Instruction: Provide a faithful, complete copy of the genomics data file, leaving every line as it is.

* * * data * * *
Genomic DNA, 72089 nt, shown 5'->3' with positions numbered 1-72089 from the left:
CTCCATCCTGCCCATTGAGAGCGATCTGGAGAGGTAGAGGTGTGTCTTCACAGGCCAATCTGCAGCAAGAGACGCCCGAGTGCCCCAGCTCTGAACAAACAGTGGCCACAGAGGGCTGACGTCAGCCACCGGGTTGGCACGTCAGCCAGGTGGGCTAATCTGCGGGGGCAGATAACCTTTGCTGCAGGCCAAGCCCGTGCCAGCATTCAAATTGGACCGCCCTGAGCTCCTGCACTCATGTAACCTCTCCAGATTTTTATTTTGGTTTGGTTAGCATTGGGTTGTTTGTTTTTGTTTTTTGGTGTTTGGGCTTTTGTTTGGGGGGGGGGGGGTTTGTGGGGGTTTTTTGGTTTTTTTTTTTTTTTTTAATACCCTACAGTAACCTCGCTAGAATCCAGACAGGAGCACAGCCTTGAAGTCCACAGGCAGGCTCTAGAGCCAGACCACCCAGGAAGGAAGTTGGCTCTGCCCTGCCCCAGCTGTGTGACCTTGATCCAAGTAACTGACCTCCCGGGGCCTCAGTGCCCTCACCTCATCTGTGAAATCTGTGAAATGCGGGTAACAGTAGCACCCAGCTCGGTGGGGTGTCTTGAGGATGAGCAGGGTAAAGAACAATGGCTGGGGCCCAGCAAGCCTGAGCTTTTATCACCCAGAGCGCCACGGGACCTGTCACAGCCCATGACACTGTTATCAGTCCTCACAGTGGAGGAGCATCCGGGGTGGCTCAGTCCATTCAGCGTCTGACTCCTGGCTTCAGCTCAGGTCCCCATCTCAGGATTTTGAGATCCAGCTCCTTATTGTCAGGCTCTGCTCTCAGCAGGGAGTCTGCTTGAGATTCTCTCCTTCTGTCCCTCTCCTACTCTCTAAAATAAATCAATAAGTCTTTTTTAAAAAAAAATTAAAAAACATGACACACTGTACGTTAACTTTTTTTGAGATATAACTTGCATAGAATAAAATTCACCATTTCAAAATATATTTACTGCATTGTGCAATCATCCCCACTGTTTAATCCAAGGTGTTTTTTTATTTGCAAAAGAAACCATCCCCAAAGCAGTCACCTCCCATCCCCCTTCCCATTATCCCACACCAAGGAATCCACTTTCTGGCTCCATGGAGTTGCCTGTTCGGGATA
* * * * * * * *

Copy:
Genomic DNA, 72089 nt, shown 5'->3' with positions numbered 1-72089 from the left:
CTCCATCCTGCCCATTGAGAGCGATCTGGAGAGGTAGAGGTGTGTCTTCACAGGCCAATCTGCAGCAAGAGACGCCCGAGTGCCCCAGCTCTGAACAAACAGTGGCCACAGAGGGCTGACGTCAGCCACCGGGTTGGCACGTCAGCCAGGTGGGCTAATCTGCGGGGGCAGATAACCTTTGCTGCAGGCCAAGCCCGTGCCAGCATTCAAATTGGACCGCCCTGAGCTCCTGCACTCATGTAACCTCTCCAGATTTTTATTTTGGTTTGGTTAGCATTGGGTTGTTTGTTTTTGTTTTTTGGTGTTTGGGCTTTTGTTTGGGGGGGGGGGGGTTTGTGGGGGTTTTTTGGTTTTTTTTTTTTTTTTTAATACCCTACAGTAACCTCGCTAGAATCCAGACAGGAGCACAGCCTTGAAGTCCACAGGCAGGCTCTAGAGCCAGACCACCCAGGAAGGAAGTTGGCTCTGCCCTGCCCCAGCTGTGTGACCTTGATCCAAGTAACTGACCTCCCGGGGCCTCAGTGCCCTCACCTCATCTGTGAAATCTGTGAAATGCGGGTAACAGTAGCACCCAGCTCGGTGGGGTGTCTTGAGGATGAGCAGGGTAAAGAACAATGGCTGGGGCCCAGCAAGCCTGAGCTTTTATCACCCAGAGCGCCACGGGACCTGTCACAGCCCATGACACTGTTATCAGTCCTCACAGTGGAGGAGCATCCGGGGTGGCTCAGTCCATTCAGCGTCTGACTCCTGGCTTCAGCTCAGGTCCCCATCTCAGGATTTTGAGATCCAGCTCCTTATTGTCAGGCTCTGCTCTCAGCAGGGAGTCTGCTTGAGATTCTCTCCTTCTGTCCCTCTCCTACTCTCTAAAATAAATCAATAAGTCTTTTTTAAAAAAAAATTAAAAAACATGACACACTGTACGTTAACTTTTTTTGAGATATAACTTGCATAGAATAAAATTCACCATTTCAAAATATATTTACTGCATTGTGCAATCATCCCCACTGTTTAATCCAAGGTGTTTTTTTATTTGCAAAAGAAACCATCCCCAAAGCAGTCACCTCCCATCCCCCTTCCCATTATCCCACACCAAGGAATCCACTTTCTGGCTCCATGGAGTTGCCTGTTCGGGATA